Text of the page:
Northern Lights: What is Steve and why is it different to an aurora borealis? – BBC

A message to everyone called Steve – your name was quite literally up in lights on Sunday night.
Steve is shy and rarely appears in the skies of the UK – there were reported sightings back in March and in the Shetland Islands in 2021.
But Steve has returned, this time illuminating the skies over the north-east of England and Scotland.
The thin, purple ribbon, which was seen glowing in the sky in Northumberland, County Durham and Argyll, is a relatively new scientific discovery.
Steve is not an aurora but is often associated with its better known cousin, the aurora borealis – or Northern Lights – which was also captured across parts of the UK on Sunday.
The much rarer Steve has appeared in the pictures BBC Weather were sent from their Weather Watchers.
It has been photographed for decades but only got the name Steve in 2016, following a US citizen science project funded by Nasa and the National Science Foundation.
The inspiration behind the glow's name is thought to be a scene from the animated movie "Over the Hedge".
In it, a group of animals awake from hibernation to find what to them is another awe-inspiring phenomenon – a big garden hedge.
"What is this thing?" one creature says.
"I'd be a lot less afraid of it if I just knew what it was called," another says, before a squirrel recommends calling it Steve.
"I'm a lot less scared of Steve," another animal replies.
Scientists later adapted the name into an acronym – "Strong Thermal Emission Velocity Enhancement".
And it's not just sky-watchers who have shown an interest in Steve.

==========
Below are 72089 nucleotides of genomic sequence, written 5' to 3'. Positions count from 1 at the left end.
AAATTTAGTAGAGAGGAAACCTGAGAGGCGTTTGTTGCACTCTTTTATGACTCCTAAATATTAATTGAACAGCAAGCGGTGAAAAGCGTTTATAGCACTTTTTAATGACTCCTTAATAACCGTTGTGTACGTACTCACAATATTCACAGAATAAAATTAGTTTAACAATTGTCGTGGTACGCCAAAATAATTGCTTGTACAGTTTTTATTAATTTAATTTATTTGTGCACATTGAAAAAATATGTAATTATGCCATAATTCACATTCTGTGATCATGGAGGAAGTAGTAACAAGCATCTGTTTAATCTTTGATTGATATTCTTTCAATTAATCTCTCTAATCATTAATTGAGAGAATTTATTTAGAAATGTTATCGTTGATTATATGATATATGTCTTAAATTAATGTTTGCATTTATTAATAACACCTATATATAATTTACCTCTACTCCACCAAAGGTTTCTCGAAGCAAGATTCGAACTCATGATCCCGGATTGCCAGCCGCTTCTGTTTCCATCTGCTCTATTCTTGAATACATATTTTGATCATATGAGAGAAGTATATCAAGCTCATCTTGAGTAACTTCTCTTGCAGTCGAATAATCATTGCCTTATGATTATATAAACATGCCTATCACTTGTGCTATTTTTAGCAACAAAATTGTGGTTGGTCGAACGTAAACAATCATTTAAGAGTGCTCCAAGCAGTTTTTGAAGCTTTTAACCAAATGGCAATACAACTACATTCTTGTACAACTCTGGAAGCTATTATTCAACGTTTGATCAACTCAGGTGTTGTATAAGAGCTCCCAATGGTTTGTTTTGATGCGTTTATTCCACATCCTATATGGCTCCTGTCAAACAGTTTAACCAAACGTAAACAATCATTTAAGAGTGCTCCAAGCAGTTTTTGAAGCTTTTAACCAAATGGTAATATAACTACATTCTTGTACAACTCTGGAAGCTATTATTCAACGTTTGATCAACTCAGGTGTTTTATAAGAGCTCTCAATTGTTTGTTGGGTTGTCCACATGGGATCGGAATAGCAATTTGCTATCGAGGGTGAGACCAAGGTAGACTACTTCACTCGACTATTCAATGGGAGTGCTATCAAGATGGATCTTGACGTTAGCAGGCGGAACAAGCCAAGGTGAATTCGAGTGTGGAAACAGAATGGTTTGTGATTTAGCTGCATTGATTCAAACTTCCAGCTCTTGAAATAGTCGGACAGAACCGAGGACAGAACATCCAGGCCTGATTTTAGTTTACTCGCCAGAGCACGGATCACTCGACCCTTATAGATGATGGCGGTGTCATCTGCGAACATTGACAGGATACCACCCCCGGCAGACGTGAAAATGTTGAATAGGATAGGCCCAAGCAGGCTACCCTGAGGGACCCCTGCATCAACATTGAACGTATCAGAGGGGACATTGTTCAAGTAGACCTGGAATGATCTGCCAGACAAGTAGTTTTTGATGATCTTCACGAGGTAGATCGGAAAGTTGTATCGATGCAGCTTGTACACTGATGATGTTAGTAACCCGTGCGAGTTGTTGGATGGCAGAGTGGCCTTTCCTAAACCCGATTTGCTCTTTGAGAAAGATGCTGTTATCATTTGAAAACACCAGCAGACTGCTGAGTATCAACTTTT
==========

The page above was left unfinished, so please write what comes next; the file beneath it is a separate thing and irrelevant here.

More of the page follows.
In 2019, the Canadian government minted a collector's coin worth $20 featuring the mysterious streaks of light.
Little was known about its formation and why it can sometimes appear during an aurora display.
Nasa's Goddard Space Flight Center has been studying Steve using pictures from the ground along with satellites.
While auroras happen globally in an oval shape, Steve appears as a ribbon and lasts for 20 minutes to an hour before disappearing.
While Steve is only spotted in the presence of an aurora, it is not a normal aurora as scientists suggests it comprises of a fast-moving stream of extremely hot particles called a subauroral ion drift, or SAID.
As Steve is unpredictable and only lasts for a short time, recording occurrences from the ground is rare.
The phenomenon has been reported from the UK, Canada, northern US states and New Zealand, according to Nasa.
The aurora borealis was spotted right across the UK on Sunday night.
Aurora watchers were alerted to a geomagnetic storm in the evening after a strong solar wind sent charged particles towards Earth.
These charged particles follow the magnetic pull into the North Pole and interacted with oxygen and nitrogen in our atmosphere to create the greens, purples and reds associated with the Northern Lights.
While normally just seen at high latitudes such as Scotland, it was so strong it was captured on camera right across the UK.
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Watch: UK skies lit up by stunning Northern Lights show
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